Is There Such A Thing As Killing For Greater Good?

Could you kill one person to save five? The famous "trolley problem" thought experiment in ethics got a high-tech makeover recently when researchers recreated the scene, the choices, and the violent, bloody, loud repercussions using a computer simulation, joystick and a head-mounted 3D display.

Researchers at Michigan State University equipped 147 volunteers with the headset, joystick and fingertip sensors to monitor emotional reaction. The volunteers were dropped into a virtual world with a view of two diverging train tracks. One set of tracks led through a ravine with a single person walking along the tracks. The other led to another ravine with five people walking along the tracks.

If the volunteer did nothing the train would follow its course, ploughing through and killing the five pedestrians. Or the volunteer could use the joystick to throw a virtual switch, diverting the train to the other track and on a path to kill one person.

The study found that 90.5 per cent pulled the switch, resulting in the death of one hiker. Three pulled the switch and then returned it to it's original position. The remaining 11 didn't pull the switch.

The conclusion roughly matches past studies that didn't use virtual reality to more graphically depict the consequences of the choices.

"I think humans have an aversion to harming others that needs to be overridden by something," said Carlos David Navarrete, lead researcher on the project. "By rational thinking we can sometimes override it — by thinking about the people we will save, for example. But for some people, that increase in anxiety may be so overpowering that they don't make the utilitarian choice, the choice for the greater good."

What would you do?

Moral dilemma: Would you kill one person to save five? [MSU]


Comments

    *insert why is this on kotaku comment here*

    In games I have no trouble being the biggest bastard around for 'the greater good' but I'm not sure how I'd deal with these dillema's in real life. Until it stops being hypothetical I'm not sure I would ever know which way I'd go.

      Well, the research is using a virtual environment to conduct some interesting experiments. Seems pretty tech/ gamey to me.

        Maybe I should have put /sarcasm eh? ;)

    I'd be asking the researchers if there was a way to turn the train around so I could get a better score.

    The point of the game was to hit as many people as possible, right?

    Quicksave right before then try both options.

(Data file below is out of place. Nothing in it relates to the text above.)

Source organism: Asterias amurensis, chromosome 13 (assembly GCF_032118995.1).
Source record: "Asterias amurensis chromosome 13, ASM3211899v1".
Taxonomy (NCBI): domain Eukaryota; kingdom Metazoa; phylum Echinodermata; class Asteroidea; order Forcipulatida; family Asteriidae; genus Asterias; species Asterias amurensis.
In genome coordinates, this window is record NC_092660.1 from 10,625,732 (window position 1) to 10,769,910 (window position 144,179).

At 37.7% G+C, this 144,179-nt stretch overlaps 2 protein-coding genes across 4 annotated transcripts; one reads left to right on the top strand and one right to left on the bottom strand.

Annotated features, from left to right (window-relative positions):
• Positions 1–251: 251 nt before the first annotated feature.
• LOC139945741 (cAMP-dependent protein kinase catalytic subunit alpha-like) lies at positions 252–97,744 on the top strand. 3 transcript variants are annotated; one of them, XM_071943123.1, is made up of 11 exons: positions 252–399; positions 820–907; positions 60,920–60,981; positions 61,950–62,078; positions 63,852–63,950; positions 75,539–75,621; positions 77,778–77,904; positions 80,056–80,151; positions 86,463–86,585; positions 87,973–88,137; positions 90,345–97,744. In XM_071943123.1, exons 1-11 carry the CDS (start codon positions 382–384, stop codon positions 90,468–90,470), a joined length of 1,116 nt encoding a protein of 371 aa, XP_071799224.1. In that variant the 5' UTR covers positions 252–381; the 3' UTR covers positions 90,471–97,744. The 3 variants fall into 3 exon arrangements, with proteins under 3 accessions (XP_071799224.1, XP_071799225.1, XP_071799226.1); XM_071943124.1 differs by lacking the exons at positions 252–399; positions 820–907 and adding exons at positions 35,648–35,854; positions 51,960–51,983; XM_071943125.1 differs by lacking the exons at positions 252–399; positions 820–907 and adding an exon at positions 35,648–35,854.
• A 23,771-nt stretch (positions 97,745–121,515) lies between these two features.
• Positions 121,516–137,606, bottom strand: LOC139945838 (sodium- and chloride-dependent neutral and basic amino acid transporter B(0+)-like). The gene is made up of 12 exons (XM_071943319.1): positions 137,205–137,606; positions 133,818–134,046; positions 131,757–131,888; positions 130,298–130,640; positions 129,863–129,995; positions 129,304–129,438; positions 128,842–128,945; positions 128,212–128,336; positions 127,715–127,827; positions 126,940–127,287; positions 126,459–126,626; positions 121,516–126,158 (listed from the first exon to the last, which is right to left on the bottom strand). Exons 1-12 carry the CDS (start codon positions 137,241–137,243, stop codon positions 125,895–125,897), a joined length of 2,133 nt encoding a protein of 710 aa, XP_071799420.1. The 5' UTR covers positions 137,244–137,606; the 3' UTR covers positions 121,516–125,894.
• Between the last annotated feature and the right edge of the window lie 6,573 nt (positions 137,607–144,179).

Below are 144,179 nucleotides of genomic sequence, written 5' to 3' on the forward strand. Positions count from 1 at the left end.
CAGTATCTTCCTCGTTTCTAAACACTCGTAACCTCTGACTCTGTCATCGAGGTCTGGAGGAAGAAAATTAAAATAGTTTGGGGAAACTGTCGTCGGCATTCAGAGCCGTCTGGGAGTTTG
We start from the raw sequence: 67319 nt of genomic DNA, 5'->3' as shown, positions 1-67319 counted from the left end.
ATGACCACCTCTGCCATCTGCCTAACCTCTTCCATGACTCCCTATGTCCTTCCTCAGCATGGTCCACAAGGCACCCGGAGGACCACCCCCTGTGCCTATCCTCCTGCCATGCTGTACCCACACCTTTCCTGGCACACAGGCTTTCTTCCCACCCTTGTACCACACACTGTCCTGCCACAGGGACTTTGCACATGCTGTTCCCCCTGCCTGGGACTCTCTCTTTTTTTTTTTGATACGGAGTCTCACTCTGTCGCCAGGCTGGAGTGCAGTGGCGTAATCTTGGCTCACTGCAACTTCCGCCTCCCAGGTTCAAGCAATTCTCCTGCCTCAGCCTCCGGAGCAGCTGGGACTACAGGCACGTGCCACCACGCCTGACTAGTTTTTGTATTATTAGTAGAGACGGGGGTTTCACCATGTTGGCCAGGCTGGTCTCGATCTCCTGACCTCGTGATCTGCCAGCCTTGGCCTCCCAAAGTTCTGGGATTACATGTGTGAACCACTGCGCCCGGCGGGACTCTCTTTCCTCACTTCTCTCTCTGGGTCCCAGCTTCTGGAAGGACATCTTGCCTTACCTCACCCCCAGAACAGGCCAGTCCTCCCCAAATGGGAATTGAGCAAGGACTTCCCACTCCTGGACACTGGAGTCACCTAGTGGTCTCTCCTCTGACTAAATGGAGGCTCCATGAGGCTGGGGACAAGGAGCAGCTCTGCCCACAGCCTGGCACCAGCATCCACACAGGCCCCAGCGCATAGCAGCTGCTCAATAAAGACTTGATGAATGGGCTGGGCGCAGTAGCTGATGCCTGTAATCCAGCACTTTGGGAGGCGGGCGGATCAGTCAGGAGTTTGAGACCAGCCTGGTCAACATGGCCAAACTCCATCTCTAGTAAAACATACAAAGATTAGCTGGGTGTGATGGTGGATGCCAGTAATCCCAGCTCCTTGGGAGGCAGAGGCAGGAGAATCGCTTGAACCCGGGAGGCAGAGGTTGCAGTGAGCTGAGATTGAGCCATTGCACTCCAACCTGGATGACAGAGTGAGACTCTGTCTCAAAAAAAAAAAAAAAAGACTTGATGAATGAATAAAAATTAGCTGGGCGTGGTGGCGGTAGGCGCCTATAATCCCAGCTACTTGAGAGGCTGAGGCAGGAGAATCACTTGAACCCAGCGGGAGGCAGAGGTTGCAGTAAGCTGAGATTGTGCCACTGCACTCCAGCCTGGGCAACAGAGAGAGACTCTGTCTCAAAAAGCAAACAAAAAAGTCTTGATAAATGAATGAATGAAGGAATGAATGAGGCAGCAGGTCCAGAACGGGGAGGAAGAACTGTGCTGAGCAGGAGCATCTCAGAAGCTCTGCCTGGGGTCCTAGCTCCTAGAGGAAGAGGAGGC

Well one should consider why they're even on the tracks in the first place.

    We should allow the five to die 5 because then there's 5x less Darwin Award material still walking amongst us.

    That and maybe the lone guy checked the train timetable to make sure he was on the correct side of the ravine.

    Fuck the five.

    Yes. Take for example little girl thats obviously a zombie bite victim.

    Now you don't just blow her brains out, you tie her up and wait. if she ends up being immune, all good. but if not, blow her head off, save everyone else.

      I've seen enough Zombie movies to know that the chances are shes going to get loose of the ties and infect either someone that you deeply care about or actually bite you. I'd give her the double tap treatment....immediately

    They should have used the better utilitarian ethics scenario of Pedro in the South American jungle instead of the trolley one.

    You're hiking in the south american jungles and you stumble across a tribal village. In this village 20 natives are lined up and are about to be shot by government forces. The leader of these forces , Pedro sees you arrive and says that in honour of the occasion he will not have his troops execute the 20 natives if you personally kill one with his gold plated pistol.

    This example is a shooter, it would sell more. The kids clearly want more COD. Flipping switches is played.

    I would choose to save the five purely based on the number of people I saved. The death scream in this video is almost as bizarre as the Max Payne V junkies.

    *******Mass Effect Spoiler********
    In Mass Effect there was a part of the game where you had to choose which crew member had to die with no possible way to save them both. In this scenario you need to make a choice purely based on who you like more. I'm sure people struggled with this.

    I think the only problem with this is that at the end of the day, no-one was killed, that sounds horrible. The subjects knew it was an experiment and at the end of the day, they didn't suffer any consequences and didn't need to live with the idea of killing someone, only that a set of pixels/polygons were separated from others.
    There's no solution to this problem that isn't inhumane and unethical unfortunately

    My natural instinct is to reduce the casualties, just like society has taught me to think. However, the logic in me says it doesn't really matter what choice I make. Those five I save could go on to become murderers who increase the loss from one to more than five. If I'd left the switch as it is, only those five would have died and there would be no flow on effect.

    I think the problem with this one is that it was just six total strangers. Make the one person someone they relate to or are attached to and see how their reactions differ. My hypothesis is that if the one person is someone they know or have attachments to, they will let the five die.

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